• The House bill sunsets after 2027 and the Senate bill sunsets after 2025. After the final bill sunsets, the tax law would revert to what it was immediately before passage.
• The House bill would create four income tax rates for individuals at 12%, 25%, 35% and 39.6%, while the Senate bill would employ a seven-bracket system, with tax rates of 10%, 12%, 22.5%, 25%, 32.5%, 35%, and 38.5%. The 38.5% rate would start for single taxpayers with taxable income over $500,000 and for married taxpayers filing jointly with taxable income over $1 million, which are the same thresholds in the House bill.
• The Senate bill would allow individuals to deduct 23% of “domestic qualified business income” passed through from a partnership, S corporation, or sole proprietorship. The percentage was 17.4% in the Senate Finance Committee plan. The House bill reduces the tax rate on partnership, S corporation, or sole proprietorships to 25%. Many passthrough business owners would be eligible for the 25% rate 30% of their income with the balance being taxed as ordinary income at and be subject to self-employment tax.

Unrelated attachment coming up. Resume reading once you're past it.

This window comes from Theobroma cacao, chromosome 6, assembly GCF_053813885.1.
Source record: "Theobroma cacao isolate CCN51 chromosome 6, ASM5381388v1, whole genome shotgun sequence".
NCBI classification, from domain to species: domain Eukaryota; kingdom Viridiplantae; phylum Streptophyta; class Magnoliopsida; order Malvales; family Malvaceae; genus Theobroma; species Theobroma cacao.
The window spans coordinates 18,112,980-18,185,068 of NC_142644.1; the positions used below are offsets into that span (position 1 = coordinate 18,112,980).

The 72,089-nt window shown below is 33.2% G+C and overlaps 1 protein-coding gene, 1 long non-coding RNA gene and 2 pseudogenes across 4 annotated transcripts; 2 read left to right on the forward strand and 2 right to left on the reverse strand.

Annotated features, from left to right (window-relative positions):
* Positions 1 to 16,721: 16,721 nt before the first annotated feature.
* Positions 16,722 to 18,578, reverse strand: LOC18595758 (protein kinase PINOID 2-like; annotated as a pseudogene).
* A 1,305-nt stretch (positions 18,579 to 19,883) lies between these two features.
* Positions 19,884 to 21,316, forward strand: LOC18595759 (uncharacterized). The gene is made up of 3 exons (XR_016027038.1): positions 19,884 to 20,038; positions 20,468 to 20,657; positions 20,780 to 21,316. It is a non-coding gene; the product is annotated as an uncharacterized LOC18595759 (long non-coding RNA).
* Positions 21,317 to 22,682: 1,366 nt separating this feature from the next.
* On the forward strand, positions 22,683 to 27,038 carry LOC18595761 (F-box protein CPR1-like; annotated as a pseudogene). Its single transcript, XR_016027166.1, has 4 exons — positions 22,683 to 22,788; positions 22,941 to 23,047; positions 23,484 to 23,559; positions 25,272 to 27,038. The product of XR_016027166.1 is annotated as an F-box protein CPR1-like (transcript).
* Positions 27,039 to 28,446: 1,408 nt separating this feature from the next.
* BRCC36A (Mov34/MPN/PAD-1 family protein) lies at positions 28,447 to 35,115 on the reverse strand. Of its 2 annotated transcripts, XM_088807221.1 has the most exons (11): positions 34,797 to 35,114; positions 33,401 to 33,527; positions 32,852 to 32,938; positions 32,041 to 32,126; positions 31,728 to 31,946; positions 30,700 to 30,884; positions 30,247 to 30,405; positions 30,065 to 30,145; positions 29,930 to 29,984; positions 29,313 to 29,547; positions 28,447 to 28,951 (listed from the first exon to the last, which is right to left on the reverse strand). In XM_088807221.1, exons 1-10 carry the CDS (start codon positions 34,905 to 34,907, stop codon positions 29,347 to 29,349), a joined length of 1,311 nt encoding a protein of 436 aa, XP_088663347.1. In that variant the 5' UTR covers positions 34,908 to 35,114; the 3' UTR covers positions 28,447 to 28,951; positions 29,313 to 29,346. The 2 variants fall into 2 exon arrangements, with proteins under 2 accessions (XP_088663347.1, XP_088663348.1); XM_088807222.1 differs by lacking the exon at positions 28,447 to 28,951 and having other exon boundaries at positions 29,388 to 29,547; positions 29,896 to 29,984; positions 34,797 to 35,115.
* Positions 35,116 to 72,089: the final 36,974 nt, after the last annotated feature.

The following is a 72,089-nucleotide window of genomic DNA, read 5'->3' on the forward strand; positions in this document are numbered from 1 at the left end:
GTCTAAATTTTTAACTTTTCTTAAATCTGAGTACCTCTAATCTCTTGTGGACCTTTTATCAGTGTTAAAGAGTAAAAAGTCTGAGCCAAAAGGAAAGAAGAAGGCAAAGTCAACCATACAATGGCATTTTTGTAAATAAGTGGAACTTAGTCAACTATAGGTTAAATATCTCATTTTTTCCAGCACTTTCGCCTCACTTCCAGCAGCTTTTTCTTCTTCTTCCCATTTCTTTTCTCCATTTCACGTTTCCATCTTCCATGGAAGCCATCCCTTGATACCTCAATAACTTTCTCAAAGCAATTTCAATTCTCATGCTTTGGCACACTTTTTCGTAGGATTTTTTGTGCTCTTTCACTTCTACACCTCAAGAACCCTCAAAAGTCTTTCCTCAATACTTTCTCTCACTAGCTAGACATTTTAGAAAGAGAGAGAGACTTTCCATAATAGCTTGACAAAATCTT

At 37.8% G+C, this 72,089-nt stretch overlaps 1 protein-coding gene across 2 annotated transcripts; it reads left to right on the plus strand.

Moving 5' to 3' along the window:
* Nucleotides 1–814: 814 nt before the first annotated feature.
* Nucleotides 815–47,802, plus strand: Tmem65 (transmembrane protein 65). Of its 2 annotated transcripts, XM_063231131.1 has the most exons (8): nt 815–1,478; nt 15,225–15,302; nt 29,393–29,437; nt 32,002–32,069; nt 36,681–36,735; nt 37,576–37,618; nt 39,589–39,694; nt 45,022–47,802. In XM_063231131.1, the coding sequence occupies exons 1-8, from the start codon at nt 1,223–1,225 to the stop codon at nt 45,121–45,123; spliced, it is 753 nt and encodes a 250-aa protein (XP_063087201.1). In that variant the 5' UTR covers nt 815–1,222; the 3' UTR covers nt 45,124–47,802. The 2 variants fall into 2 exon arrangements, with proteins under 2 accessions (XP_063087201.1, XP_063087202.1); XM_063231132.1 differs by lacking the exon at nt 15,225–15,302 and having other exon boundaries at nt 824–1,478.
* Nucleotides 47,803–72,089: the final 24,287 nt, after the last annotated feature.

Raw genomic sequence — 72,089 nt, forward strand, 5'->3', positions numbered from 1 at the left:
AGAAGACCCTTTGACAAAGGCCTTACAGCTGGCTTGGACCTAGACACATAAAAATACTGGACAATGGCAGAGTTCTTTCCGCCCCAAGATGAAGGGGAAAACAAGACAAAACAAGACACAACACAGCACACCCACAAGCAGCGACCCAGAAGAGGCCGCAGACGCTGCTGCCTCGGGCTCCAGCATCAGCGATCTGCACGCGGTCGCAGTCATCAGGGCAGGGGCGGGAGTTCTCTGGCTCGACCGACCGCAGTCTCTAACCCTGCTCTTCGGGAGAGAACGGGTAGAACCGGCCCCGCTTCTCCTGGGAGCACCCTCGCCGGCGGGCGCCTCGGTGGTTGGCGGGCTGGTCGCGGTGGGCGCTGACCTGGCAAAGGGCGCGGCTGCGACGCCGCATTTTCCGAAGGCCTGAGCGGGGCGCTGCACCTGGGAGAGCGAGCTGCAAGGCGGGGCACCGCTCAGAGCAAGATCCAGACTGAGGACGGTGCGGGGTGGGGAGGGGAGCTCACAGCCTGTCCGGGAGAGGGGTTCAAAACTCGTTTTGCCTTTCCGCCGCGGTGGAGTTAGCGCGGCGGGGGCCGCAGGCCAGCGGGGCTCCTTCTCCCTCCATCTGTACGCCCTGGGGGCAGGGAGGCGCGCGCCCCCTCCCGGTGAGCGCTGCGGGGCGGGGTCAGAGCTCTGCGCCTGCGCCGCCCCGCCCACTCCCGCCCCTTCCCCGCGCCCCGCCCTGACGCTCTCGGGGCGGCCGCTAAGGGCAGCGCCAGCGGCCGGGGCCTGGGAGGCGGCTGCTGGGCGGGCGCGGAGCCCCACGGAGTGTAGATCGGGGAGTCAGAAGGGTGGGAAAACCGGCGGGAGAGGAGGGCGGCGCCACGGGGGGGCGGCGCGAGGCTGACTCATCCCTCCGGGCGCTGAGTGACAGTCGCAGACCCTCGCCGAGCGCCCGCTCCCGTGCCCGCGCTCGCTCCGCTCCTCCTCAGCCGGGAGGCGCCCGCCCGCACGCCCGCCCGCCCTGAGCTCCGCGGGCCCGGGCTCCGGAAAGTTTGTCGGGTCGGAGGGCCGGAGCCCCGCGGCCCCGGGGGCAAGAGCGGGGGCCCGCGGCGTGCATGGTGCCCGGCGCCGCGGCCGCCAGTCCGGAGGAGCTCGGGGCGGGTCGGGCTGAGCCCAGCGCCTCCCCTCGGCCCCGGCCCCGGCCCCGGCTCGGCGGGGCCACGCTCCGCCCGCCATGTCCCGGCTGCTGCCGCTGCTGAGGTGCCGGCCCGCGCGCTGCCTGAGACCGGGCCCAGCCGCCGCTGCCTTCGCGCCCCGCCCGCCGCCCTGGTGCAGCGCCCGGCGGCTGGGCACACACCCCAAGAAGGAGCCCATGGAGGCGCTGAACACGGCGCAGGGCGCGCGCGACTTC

• The Senate bill would increase the child tax credit to $2,000 (as opposed to $1,600 in the House bill). The child tax credit would be modified to allow a $500 nonrefundable credit for qualifying dependents other than qualifying children. The Senate bill would also keep the adoption tax credit and the child and dependent care credit, which would be repealed by the House.